The Girl at Midnight was the first book I really finished, but I’d had a few false starts under my belt before I got around to it. The first novel I ever attempted writing was a co-authored story I planned with my high school fic-writing buddy (who is still one of my most trusted critique partners). We were products of the Harry Potter generation, and it showed. There was a magic school and a kid who didn’t know she was magic and a gaggle of good friends and a few ill-advised romantic entanglements. We spent so much time world-building that we sort of forgot to turn it all into a novel. Alas.
I started and abandoned two other novels before The Girl at Midnight. It’s hard to put my finger on what wasn’t working with either of them, but I put them aside as soon as I realized they weren’t very good. I read a lot (that’s the secret to being a writer: being a reader first and foremost), and I knew that they weren’t up to snuff.
It’s hard to say how I knew The Girl at Midnight was the one, but I had a zeal for the project I’d never felt before when it came to my own original worlds. I’d felt it before when writing fan fiction—there are some stories that just speak to you in a way that makes them feel True and Right and Perfectly Timed—but the sensation had eluded me until then. I could see the totality of the story before I’d written it all down. I had a clarity of purpose that scared me a little. So I wrote. And wrote. And wrote. And rewrote. And rewrote. And rewrote. And eventually, I finished it. (Another trick to being an effective writer: finishing what you start.)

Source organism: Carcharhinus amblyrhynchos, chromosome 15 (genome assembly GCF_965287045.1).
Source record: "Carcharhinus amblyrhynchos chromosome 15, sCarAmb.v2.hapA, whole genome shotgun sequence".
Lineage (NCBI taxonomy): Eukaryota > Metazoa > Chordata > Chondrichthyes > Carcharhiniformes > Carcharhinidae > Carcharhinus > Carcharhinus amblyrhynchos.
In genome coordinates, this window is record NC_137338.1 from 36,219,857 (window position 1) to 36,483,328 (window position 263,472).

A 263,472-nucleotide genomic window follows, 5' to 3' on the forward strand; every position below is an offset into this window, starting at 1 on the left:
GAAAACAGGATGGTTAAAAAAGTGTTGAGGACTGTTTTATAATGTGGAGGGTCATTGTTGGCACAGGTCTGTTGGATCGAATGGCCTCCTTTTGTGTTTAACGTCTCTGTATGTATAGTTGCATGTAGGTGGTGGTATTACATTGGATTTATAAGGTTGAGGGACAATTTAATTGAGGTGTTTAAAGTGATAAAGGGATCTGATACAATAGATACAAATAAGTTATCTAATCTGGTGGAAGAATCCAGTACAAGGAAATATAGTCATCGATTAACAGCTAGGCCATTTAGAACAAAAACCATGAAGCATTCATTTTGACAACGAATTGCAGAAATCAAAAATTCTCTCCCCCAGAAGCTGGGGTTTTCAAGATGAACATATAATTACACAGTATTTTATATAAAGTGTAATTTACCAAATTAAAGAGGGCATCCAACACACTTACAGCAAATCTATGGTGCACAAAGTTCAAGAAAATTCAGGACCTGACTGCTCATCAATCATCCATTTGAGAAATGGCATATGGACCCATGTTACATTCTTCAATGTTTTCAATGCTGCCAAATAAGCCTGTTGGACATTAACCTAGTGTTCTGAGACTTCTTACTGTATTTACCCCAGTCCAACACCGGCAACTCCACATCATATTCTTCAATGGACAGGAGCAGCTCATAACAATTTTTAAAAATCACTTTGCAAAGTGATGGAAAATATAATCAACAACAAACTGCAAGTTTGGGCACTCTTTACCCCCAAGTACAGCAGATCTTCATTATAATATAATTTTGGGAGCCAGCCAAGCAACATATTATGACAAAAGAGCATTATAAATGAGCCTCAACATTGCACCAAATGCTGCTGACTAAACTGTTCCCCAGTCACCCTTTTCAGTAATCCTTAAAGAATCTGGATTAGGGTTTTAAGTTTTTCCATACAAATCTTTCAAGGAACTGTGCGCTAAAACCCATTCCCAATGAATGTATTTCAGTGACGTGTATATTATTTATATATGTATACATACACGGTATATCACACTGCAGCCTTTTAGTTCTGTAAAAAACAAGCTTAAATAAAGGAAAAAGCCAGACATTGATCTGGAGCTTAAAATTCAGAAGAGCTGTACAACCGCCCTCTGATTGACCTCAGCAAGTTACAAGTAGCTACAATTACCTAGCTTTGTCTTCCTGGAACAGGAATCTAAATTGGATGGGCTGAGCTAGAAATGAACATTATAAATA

While I was writing, I did my homework. I knew I wanted to try to publish this one, and I wanted to give myself the best chance I could. I read the acknowledgments in books I thought had the same audience as my book and wrote down the names of those authors’ agents. I pored over querying forums (Absolute Write is a godsend) and researched agents and agencies. I made spreadsheets. (A secret to getting published: spreadsheets.) I made a list of my dream agents and submitted to them, making sure I followed their submission guidelines to the letter. Within a month, I had signed with Catherine, my agent. She’s amazing, by the way.
Together, we polished my manuscript before sending it out on submission. We were only out for a few weeks before the book went to auction, but it was torturous. An auction is pretty much one of the best things to happen to a writer on submission. It means more than one person wants your book. It means they’re willing to fight for it. But even then, I still got rejected. A lot. Even when you’ve “made it,” you’re still going to get rejected. (That’s maybe the biggest secret to being a published writer: everyone deals with rejection. You have to learn to live with it.)
After a few rounds of revisions with my editor at Random House, the book was sent off to copyedits, and before I knew it, it was a bound and beautiful hardcover, staring at me from a shelf in Barnes and Noble. It’s strange. At this point, it still doesn’t seem real to me, but it is. And all of it happened because I was convinced Harry and Draco were in love when I was in high school and wrote thousands and thousands and thousands of words about how great and terrible and beautiful their love was. You know, in case you were curious about my OTP. I will go down with that ship, even now. I’m really glad that fan fiction made me who I am, not just as a writer, but as a person. Without it, The Girl at Midnight never would have happened.
Melissa Grey was born and raised in New York City. She wrote her first short story at the age of twelve and hasn’t stopped writing since. After earning a degree in fine arts at Yale University, she traveled the world, then returned to New York City where she currently works as a freelance journalist. To learn more about Melissa, visit melissa-grey.com and follow @meligrey on Twitter.